Social Scientist. v 12, no. 132 (May 1984) p. 64.

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BOOK REVIEW ^Review Article

Amiya Bagchi and the Political Economy of Underdevelopment

AMIYA BAGCHI, THE POLITICAL ECONOMY OF UNDERDEVELOPMENT, Cambridge University Press, Cambridge, 1982, pp viii+280, Index. Hardcover ^20, Paperback^?. 50.

IN THE FIELD of what has come to be known as 'development studies5, text-books written in English abound. Economists, sociologists, political scientists, anthropologists, demographers, geographers, produce general texts with apparently unrepentant abandon. Among this jostling breed of social scientists dedicated to the study of 'development9, economists are, one supposes, intellectually dominant. They certainly consider themselves to be.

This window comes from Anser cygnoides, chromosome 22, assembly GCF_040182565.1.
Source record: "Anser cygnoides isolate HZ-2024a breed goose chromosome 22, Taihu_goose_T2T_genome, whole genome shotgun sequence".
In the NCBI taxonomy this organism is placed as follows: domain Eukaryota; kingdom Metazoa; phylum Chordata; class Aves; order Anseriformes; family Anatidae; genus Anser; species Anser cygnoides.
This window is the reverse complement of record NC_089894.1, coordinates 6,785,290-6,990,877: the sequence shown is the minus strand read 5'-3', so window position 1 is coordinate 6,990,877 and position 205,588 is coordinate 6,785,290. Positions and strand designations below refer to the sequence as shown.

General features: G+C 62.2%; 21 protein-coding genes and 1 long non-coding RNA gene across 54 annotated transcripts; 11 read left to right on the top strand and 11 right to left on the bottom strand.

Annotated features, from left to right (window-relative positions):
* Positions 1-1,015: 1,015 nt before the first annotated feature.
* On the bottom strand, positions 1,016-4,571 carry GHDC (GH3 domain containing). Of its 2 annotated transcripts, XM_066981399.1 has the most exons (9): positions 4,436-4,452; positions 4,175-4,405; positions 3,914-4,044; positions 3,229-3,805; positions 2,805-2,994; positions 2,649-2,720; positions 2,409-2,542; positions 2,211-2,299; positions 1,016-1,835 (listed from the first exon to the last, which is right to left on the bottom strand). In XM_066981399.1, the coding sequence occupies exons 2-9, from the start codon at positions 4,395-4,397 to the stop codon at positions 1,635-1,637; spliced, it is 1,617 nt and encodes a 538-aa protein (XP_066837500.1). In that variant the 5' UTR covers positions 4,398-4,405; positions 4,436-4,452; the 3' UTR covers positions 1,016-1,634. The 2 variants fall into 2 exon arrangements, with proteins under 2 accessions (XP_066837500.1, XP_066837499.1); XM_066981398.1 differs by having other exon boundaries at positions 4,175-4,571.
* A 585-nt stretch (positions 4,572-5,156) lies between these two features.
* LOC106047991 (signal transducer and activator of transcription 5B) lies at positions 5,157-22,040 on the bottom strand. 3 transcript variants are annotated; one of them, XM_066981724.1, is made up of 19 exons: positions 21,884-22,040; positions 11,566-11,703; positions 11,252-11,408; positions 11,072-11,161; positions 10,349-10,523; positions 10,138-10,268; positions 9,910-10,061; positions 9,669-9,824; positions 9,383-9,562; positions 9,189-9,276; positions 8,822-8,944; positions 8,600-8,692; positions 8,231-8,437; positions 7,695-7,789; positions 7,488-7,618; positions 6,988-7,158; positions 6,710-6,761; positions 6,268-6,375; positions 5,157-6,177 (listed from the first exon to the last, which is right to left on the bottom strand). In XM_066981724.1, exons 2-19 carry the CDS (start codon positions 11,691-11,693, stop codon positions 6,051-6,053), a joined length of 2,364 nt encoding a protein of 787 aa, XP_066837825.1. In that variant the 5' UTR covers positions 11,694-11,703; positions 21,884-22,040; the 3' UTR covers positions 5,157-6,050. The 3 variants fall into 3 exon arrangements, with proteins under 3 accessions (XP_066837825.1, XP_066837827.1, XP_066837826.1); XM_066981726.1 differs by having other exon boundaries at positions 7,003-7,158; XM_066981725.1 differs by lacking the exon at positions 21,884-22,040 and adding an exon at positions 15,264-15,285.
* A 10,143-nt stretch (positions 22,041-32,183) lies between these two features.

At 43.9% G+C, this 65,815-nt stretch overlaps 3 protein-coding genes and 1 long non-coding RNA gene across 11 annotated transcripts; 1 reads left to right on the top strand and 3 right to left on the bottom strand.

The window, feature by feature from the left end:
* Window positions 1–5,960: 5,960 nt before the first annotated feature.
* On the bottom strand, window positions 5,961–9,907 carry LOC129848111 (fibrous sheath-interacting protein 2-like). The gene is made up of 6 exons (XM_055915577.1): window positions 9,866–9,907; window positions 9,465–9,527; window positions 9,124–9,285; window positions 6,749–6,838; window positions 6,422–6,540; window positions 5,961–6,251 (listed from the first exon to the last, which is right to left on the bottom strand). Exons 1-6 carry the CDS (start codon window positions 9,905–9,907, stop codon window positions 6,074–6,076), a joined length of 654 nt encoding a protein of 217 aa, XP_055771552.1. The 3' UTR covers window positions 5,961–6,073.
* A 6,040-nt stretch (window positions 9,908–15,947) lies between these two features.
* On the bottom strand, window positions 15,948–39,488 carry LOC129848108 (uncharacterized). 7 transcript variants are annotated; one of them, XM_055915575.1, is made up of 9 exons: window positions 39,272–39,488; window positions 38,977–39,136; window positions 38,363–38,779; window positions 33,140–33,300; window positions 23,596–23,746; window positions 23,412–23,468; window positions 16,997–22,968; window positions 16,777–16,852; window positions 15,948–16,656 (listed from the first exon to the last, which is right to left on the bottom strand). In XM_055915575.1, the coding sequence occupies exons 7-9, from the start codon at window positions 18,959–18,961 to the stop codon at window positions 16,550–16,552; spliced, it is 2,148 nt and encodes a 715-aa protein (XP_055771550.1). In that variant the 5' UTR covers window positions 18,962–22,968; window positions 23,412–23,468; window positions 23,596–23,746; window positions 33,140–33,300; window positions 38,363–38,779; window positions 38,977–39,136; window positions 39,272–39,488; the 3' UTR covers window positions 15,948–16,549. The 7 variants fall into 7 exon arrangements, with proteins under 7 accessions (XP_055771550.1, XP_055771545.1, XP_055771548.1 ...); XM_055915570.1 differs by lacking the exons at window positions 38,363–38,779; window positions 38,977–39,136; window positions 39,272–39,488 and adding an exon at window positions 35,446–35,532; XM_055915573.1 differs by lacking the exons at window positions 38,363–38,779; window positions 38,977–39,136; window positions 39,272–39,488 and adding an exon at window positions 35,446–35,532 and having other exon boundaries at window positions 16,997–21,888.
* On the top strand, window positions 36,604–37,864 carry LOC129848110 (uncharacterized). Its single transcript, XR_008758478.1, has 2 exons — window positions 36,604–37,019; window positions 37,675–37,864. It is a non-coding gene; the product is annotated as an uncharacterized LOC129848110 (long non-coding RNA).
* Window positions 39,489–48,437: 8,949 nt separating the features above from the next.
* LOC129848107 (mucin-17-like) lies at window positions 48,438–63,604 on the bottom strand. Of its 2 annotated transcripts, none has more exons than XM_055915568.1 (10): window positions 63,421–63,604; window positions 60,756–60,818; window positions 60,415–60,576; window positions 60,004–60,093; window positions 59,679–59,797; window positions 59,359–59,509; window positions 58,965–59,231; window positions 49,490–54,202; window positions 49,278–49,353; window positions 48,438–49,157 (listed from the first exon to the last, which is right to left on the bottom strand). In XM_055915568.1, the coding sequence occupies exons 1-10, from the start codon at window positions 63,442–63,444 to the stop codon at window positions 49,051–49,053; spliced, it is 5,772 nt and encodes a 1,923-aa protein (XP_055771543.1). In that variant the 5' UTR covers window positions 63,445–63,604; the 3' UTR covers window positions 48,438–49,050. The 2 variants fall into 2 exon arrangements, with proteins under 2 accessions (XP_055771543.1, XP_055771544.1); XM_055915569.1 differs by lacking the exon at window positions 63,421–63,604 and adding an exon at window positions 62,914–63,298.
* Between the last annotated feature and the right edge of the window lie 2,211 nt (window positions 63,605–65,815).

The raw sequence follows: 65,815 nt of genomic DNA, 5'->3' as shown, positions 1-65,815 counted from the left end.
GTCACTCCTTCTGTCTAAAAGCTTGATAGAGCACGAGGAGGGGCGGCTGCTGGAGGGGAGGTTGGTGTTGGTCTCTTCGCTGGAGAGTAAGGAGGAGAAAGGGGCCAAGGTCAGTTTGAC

If, indeed, we confine ourselves to the 'hard' end of this area of intellectual endeavour, the 'economics of development5, we find that since the 1950s desperate attempts have been made. by publishers and authors to produce that English-language text which might sweep the board; that differentiated product which might make the cash registers ring and yield a fortune from the pedagogy of poverty. We here encounter a veritable plethora of general texts: texts designed to meet the demand generated by undergraduate and masters' courses, by courses for civil servants and administrators, by courses in universities and polytechnics, texts, more often than not, clubbed together, it seems, from unimaginatively compiled notes; texts which bear titles of monotonous uniformity—"development economics", "economic development", "economics of underdeveloped countries'3, "economics of developing countries", or some slight variant thereof; texts, often, with no very obvious analytical structure, or with no clear viewpoint of their own. In the last three decades, they have appeared with alarming frequency, and they continue to do so. Since the appearance of W Arthur Lewis's The Theory of Economic Growth in 1955—a quite exceptional text m terms of quality and authority, which is far more than a text-book, and which deserves better company—they have been published at the rate of more than one per year: with as many as half a dozen in any one year. Their frequency is alarming if

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